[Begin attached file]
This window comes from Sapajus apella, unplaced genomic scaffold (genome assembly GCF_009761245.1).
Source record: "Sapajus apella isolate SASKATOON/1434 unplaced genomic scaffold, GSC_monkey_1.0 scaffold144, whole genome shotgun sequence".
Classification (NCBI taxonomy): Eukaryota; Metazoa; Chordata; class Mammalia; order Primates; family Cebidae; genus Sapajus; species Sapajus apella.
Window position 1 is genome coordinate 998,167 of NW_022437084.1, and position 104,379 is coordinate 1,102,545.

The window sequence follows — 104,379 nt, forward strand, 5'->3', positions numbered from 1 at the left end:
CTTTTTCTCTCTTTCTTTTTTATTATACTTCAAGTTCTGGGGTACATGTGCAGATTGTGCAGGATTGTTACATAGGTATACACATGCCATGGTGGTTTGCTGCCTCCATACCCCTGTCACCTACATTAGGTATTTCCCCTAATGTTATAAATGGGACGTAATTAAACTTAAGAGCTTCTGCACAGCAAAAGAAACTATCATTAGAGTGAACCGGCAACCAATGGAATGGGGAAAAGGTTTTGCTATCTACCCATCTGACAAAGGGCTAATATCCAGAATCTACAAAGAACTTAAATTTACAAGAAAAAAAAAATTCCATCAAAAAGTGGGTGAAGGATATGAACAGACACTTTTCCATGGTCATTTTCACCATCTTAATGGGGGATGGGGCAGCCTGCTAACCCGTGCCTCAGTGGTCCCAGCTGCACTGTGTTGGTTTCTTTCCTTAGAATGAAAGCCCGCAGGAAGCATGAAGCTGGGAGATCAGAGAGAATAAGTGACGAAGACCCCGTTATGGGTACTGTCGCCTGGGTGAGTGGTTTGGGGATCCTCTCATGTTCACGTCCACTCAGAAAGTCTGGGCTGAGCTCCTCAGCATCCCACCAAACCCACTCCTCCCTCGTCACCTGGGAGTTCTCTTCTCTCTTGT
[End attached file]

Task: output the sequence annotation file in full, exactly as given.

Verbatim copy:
This window comes from Sapajus apella, unplaced genomic scaffold (genome assembly GCF_009761245.1).
Source record: "Sapajus apella isolate SASKATOON/1434 unplaced genomic scaffold, GSC_monkey_1.0 scaffold144, whole genome shotgun sequence".
Classification (NCBI taxonomy): Eukaryota; Metazoa; Chordata; class Mammalia; order Primates; family Cebidae; genus Sapajus; species Sapajus apella.
Window position 1 is genome coordinate 998,167 of NW_022437084.1, and position 104,379 is coordinate 1,102,545.

The window sequence follows — 104,379 nt, forward strand, 5'->3', positions numbered from 1 at the left end:
CTTTTTCTCTCTTTCTTTTTTATTATACTTCAAGTTCTGGGGTACATGTGCAGATTGTGCAGGATTGTTACATAGGTATACACATGCCATGGTGGTTTGCTGCCTCCATACCCCTGTCACCTACATTAGGTATTTCCCCTAATGTTATAAATGGGACGTAATTAAACTTAAGAGCTTCTGCACAGCAAAAGAAACTATCATTAGAGTGAACCGGCAACCAATGGAATGGGGAAAAGGTTTTGCTATCTACCCATCTGACAAAGGGCTAATATCCAGAATCTACAAAGAACTTAAATTTACAAGAAAAAAAAAATTCCATCAAAAAGTGGGTGAAGGATATGAACAGACACTTTTCCATGGTCATTTTCACCATCTTAATGGGGGATGGGGCAGCCTGCTAACCCGTGCCTCAGTGGTCCCAGCTGCACTGTGTTGGTTTCTTTCCTTAGAATGAAAGCCCGCAGGAAGCATGAAGCTGGGAGATCAGAGAGAATAAGTGACGAAGACCCCGTTATGGGTACTGTCGCCTGGGTGAGTGGTTTGGGGATCCTCTCATGTTCACGTCCACTCAGAAAGTCTGGGCTGAGCTCCTCAGCATCCCACCAAACCCACTCCTCCCTCGTCACCTGGGAGTTCTCTTCTCTCTTGT